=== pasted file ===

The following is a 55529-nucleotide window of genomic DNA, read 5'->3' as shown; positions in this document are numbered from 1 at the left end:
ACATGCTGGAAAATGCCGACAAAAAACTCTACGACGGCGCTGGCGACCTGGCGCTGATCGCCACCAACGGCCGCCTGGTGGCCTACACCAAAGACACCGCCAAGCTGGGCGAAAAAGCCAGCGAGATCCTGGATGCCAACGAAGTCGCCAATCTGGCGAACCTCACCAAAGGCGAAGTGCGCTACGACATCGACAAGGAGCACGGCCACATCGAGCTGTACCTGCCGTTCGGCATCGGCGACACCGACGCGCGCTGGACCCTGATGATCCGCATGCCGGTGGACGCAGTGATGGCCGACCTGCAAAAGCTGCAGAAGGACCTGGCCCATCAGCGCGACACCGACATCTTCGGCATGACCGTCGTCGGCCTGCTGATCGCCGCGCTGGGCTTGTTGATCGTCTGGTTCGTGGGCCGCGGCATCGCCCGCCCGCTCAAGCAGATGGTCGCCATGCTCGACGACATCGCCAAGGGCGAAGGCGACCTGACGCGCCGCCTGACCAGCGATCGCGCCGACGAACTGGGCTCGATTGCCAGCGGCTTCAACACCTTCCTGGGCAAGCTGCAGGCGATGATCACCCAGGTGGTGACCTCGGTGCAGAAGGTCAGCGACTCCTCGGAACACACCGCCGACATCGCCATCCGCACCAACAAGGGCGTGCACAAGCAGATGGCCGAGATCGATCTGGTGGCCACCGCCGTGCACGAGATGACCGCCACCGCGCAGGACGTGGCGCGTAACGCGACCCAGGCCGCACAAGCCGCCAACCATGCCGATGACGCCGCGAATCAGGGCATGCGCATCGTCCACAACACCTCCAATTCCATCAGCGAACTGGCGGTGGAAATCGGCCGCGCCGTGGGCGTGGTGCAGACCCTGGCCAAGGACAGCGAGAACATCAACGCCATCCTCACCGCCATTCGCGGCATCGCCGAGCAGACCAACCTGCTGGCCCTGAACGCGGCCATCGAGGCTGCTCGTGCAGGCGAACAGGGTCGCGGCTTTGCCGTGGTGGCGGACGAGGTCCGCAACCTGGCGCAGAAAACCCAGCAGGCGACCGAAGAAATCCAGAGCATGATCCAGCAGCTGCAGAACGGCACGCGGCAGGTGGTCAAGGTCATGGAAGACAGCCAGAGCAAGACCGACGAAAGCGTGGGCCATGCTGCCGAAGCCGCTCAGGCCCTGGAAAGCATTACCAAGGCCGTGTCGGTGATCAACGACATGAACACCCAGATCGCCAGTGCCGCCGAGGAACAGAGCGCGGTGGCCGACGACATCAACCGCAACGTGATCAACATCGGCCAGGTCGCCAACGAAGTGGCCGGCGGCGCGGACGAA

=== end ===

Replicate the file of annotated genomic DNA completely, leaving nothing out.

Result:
The following is a 55529-nucleotide window of genomic DNA, read 5'->3' as shown; positions in this document are numbered from 1 at the left end:
ACATGCTGGAAAATGCCGACAAAAAACTCTACGACGGCGCTGGCGACCTGGCGCTGATCGCCACCAACGGCCGCCTGGTGGCCTACACCAAAGACACCGCCAAGCTGGGCGAAAAAGCCAGCGAGATCCTGGATGCCAACGAAGTCGCCAATCTGGCGAACCTCACCAAAGGCGAAGTGCGCTACGACATCGACAAGGAGCACGGCCACATCGAGCTGTACCTGCCGTTCGGCATCGGCGACACCGACGCGCGCTGGACCCTGATGATCCGCATGCCGGTGGACGCAGTGATGGCCGACCTGCAAAAGCTGCAGAAGGACCTGGCCCATCAGCGCGACACCGACATCTTCGGCATGACCGTCGTCGGCCTGCTGATCGCCGCGCTGGGCTTGTTGATCGTCTGGTTCGTGGGCCGCGGCATCGCCCGCCCGCTCAAGCAGATGGTCGCCATGCTCGACGACATCGCCAAGGGCGAAGGCGACCTGACGCGCCGCCTGACCAGCGATCGCGCCGACGAACTGGGCTCGATTGCCAGCGGCTTCAACACCTTCCTGGGCAAGCTGCAGGCGATGATCACCCAGGTGGTGACCTCGGTGCAGAAGGTCAGCGACTCCTCGGAACACACCGCCGACATCGCCATCCGCACCAACAAGGGCGTGCACAAGCAGATGGCCGAGATCGATCTGGTGGCCACCGCCGTGCACGAGATGACCGCCACCGCGCAGGACGTGGCGCGTAACGCGACCCAGGCCGCACAAGCCGCCAACCATGCCGATGACGCCGCGAATCAGGGCATGCGCATCGTCCACAACACCTCCAATTCCATCAGCGAACTGGCGGTGGAAATCGGCCGCGCCGTGGGCGTGGTGCAGACCCTGGCCAAGGACAGCGAGAACATCAACGCCATCCTCACCGCCATTCGCGGCATCGCCGAGCAGACCAACCTGCTGGCCCTGAACGCGGCCATCGAGGCTGCTCGTGCAGGCGAACAGGGTCGCGGCTTTGCCGTGGTGGCGGACGAGGTCCGCAACCTGGCGCAGAAAACCCAGCAGGCGACCGAAGAAATCCAGAGCATGATCCAGCAGCTGCAGAACGGCACGCGGCAGGTGGTCAAGGTCATGGAAGACAGCCAGAGCAAGACCGACGAAAGCGTGGGCCATGCTGCCGAAGCCGCTCAGGCCCTGGAAAGCATTACCAAGGCCGTGTCGGTGATCAACGACATGAACACCCAGATCGCCAGTGCCGCCGAGGAACAGAGCGCGGTGGCCGACGACATCAACCGCAACGTGATCAACATCGGCCAGGTCGCCAACGAAGTGGCCGGCGGCGCGGACGAA